Evaluating Simon Busuttil’s first two years

Whether Busuttil defies the odds to be a one-term opposition remains to be seen, but there's widespread consensus that he has made a good start in rebuilding the foundations of a new, vibrant and politically relevant Nationalist Party.

'After a thorough soul searching exercise, the PN is on the way back, strategy and tactics well aligned – but there’s a long way to go'
'After a thorough soul searching exercise, the PN is on the way back, strategy and tactics well aligned – but there’s a long way to go'

Simon Busuttil does not wish to be a transitory leader. He’s doing his best not to – he’s come a long way.  Whether he manages to pull it off in 2018 is anybody’s guess. It’s an uphill for the PN. 2013 was a massive blow. A year later, at the MEP elections, the PN got another knock out. When you lose an election, and another with such a wide margin, it takes time for people to tune back in to you.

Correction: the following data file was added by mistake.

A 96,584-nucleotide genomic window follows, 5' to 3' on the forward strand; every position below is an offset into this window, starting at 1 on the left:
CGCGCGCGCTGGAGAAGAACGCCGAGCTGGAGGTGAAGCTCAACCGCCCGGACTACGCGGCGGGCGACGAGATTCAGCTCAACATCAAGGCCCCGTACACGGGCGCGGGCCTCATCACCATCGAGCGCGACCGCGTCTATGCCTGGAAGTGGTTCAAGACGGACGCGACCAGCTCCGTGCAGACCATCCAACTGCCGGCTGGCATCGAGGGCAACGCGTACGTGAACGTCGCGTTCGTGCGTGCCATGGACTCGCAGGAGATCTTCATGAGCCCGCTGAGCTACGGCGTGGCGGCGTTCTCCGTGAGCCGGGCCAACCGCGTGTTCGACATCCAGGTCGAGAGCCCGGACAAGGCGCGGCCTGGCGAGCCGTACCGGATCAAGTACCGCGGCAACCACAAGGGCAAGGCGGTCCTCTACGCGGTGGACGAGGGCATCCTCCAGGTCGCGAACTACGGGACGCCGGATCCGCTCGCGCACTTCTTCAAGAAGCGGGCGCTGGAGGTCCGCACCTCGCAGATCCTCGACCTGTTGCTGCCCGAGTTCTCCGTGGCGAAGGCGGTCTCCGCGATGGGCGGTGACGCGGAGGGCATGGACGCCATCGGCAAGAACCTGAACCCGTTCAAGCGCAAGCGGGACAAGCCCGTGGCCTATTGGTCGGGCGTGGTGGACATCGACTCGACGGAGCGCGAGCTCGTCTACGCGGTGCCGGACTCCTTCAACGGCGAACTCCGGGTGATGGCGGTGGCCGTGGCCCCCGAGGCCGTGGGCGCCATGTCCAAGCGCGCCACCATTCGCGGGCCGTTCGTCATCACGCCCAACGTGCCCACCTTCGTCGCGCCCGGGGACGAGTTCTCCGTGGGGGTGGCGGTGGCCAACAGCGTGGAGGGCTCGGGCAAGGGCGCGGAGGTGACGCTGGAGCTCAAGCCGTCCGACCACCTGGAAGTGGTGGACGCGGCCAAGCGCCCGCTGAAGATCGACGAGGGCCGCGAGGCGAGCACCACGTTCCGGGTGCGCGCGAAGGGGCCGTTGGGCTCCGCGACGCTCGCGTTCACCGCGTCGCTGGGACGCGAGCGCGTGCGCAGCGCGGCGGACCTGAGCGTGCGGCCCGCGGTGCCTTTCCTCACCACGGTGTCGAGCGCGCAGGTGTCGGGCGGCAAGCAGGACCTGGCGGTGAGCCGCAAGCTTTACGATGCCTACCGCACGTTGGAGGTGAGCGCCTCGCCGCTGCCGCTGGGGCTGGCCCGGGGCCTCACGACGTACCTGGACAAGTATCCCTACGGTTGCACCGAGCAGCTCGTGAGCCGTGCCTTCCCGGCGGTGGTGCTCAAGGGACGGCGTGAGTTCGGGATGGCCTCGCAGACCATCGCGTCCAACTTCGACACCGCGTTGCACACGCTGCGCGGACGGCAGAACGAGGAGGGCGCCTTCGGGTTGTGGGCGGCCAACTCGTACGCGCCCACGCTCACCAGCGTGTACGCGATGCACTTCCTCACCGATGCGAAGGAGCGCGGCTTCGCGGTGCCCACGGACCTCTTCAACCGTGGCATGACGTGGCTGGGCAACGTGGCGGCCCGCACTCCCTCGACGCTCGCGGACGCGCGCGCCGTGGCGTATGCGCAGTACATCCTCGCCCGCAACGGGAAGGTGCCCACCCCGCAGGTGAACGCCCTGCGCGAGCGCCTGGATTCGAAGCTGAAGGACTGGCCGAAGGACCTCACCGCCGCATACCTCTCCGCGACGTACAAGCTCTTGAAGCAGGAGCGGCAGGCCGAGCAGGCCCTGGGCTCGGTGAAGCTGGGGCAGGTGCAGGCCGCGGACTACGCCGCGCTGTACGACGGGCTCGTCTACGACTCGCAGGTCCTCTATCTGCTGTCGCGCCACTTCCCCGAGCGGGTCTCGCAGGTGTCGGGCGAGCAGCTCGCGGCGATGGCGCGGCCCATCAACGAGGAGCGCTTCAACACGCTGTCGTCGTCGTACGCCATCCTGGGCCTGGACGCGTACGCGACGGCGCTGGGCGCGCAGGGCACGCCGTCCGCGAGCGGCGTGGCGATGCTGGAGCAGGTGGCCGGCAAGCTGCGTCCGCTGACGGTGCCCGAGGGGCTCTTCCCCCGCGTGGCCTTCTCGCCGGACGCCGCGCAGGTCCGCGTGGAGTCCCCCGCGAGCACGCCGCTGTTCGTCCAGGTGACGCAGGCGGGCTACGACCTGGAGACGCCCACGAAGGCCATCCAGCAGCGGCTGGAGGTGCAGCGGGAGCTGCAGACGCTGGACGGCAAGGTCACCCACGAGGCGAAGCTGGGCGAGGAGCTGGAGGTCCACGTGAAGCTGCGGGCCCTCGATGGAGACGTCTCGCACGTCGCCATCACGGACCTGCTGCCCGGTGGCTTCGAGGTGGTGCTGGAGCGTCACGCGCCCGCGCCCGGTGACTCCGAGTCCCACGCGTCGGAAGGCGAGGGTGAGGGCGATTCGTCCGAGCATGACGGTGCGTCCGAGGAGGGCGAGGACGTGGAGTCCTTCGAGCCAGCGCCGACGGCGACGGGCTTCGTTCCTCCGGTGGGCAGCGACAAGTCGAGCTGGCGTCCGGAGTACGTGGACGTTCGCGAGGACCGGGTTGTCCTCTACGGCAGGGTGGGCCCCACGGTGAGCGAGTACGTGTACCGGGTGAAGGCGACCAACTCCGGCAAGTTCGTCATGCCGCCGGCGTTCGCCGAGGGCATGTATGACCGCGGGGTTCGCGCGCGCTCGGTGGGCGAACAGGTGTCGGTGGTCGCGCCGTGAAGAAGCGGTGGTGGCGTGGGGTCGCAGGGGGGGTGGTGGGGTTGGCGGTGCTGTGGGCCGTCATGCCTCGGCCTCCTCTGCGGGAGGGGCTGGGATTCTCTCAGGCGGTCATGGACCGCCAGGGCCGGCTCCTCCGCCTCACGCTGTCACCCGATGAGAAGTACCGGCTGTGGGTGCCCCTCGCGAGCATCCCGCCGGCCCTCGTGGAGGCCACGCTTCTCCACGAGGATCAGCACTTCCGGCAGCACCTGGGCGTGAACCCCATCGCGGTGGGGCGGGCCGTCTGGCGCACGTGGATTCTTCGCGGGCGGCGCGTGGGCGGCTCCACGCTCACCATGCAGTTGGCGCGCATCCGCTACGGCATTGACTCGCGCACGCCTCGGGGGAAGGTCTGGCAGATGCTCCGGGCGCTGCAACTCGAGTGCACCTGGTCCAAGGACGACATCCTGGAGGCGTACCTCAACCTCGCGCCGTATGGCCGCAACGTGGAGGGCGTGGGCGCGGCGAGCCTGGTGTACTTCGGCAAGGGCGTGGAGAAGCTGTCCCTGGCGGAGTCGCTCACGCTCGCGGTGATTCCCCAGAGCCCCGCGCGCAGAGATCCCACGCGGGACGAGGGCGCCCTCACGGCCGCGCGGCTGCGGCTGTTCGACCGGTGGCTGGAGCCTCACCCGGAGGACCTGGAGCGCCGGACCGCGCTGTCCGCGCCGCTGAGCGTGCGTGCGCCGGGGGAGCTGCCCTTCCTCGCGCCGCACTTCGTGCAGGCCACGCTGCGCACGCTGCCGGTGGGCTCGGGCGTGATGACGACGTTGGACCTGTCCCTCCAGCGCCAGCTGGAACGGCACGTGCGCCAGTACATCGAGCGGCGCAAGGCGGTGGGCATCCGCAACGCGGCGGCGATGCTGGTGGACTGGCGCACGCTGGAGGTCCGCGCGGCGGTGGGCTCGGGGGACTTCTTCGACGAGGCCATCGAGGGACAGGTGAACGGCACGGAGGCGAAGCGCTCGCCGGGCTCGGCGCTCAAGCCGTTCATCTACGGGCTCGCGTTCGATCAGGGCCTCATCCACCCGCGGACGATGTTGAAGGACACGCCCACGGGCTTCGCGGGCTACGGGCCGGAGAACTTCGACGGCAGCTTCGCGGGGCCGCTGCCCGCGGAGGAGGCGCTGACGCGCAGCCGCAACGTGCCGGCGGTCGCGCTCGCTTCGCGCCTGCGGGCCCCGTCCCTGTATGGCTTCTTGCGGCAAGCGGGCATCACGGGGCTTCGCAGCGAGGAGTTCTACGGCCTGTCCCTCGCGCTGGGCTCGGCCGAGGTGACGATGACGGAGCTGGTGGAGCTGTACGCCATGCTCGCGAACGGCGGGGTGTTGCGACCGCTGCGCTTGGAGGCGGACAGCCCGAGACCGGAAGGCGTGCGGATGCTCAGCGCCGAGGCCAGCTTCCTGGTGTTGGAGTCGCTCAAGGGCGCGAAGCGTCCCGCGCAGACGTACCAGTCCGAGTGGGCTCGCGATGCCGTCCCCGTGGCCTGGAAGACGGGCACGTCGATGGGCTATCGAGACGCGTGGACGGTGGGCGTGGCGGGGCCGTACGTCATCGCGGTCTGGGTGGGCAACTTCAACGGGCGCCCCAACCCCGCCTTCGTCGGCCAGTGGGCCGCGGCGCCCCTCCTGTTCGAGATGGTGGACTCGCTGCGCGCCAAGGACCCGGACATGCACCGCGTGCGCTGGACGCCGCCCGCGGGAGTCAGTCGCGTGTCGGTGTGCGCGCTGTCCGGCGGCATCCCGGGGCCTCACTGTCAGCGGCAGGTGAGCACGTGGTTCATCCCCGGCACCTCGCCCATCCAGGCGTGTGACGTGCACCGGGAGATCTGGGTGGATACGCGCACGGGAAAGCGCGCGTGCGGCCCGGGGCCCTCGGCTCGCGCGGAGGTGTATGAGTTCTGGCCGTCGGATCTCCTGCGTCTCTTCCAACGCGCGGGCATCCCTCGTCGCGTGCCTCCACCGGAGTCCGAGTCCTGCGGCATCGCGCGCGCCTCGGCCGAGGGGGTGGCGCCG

Not a continuity leader

But Simon Busuttil has another wish – he doesn’t want to be a continuity leader. At the heart of his vision for the Nationalist Party is a desire to embark on a new way of doing politics. For him to do so, he must revitalise the PN and convince the electorate that he can be that new, much desired change. To defy the odds in 2018, he needs to combine both. If he achieves these goals, Busuttil’s leadership will be a defining moment in Malta’s political history and that of the Nationalist Party. 

The organisation

Simon Busuttil inherited a party in deep financial trouble. With the help of his leadership team, especially his former Secretary General, Chris Said, he successfully addressed the situation – although the challenge to address long standing debts takes time to be resolved. The party re-organised its structures, bringing competent people on board with a strong background in management and finance. 

Game changers

Busuttil implemented changes to the party’s statute and introduced wide ranging focus groups to help the PN re-evaluate its policies. These decisions proved to be a game changer for the PN, which had become far too nervous about reaching out to others with whom it did not agree. So was his decision to make radical changes to his shadow cabinet. Brave decisions which helped Busuttil assert himself as the undisputed leader of his party.